Good news for home buyers – a building boom is on the cards for 2015 which should help cool rapidly rising prices.
Approvals for the construction of new homes rose 11.4 per cent across Australia in October, reversing a similar sized fall in September.
The strong rise was driven by a 31.3 per cent rise in go-aheads for apartment blocks and townhouses.
Approvals for high density housing have gained momentum in recent months, particularly in Victoria, ANZ senior economist David Cannington said.
"This is likely to support dwelling investment and economic activity in 2015," he said.
St George senior economist Hans Kunnen expects supply will continue to grow, helping to slow house price rises.
"The basic story is that building approvals are well above their 10-year average, that tells us that construction work going into 2015 will remain firm," he said.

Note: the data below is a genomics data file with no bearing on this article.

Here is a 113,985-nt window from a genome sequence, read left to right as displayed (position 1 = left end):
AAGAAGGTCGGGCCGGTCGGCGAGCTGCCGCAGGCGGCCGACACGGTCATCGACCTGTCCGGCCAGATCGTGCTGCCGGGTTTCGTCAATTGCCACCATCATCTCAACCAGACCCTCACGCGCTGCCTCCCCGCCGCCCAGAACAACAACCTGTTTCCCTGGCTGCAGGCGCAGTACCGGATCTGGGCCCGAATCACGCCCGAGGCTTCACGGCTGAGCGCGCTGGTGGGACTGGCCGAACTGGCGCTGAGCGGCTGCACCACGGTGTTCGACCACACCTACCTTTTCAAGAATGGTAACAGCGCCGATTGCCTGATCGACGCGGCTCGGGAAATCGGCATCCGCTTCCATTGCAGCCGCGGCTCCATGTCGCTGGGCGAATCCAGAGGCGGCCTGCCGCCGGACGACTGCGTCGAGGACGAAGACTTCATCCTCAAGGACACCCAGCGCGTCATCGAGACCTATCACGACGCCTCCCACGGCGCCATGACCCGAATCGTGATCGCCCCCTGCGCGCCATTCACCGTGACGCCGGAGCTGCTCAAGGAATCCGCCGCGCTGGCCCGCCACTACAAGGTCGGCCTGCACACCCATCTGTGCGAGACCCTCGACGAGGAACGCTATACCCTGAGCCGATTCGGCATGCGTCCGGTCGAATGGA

"It adds to the supply of housing, so for those who are worried about house prices it is helpful."
But Mr Kunnen does not expect prices to fall, at least in the short term, especially in Sydney.
"Because of the low interest rates, the population growth and the overall under-supply of housing, actual declines in housing prices on a year-on-year basis will be harder to achieve," he said.
ANZ's Mr Cannington said the latest approvals figures also showed a rise in housing alterations and additions, which was being supported by strong house prices.
Approvals for the construction of private sector houses fell 0.2 per cent in October, but were up 12.7 per cent in the 12 months to October.
Housing Industry Association senior economist Shane Garrett believes the home building recovery still has some way to go, and an increasing supply of new housing remains inadequate.
There were almost 200,000 new homes approved in the past 12 months, but Mr Garrett said Australia needs a minimum of 180,000 new dwellings a year in the long term.
"We are only barely scratching this figure now," he said.
"It is very important that all supply constraints are addressed to ensure a level of commencements in excess of 180,000 being the benchmark."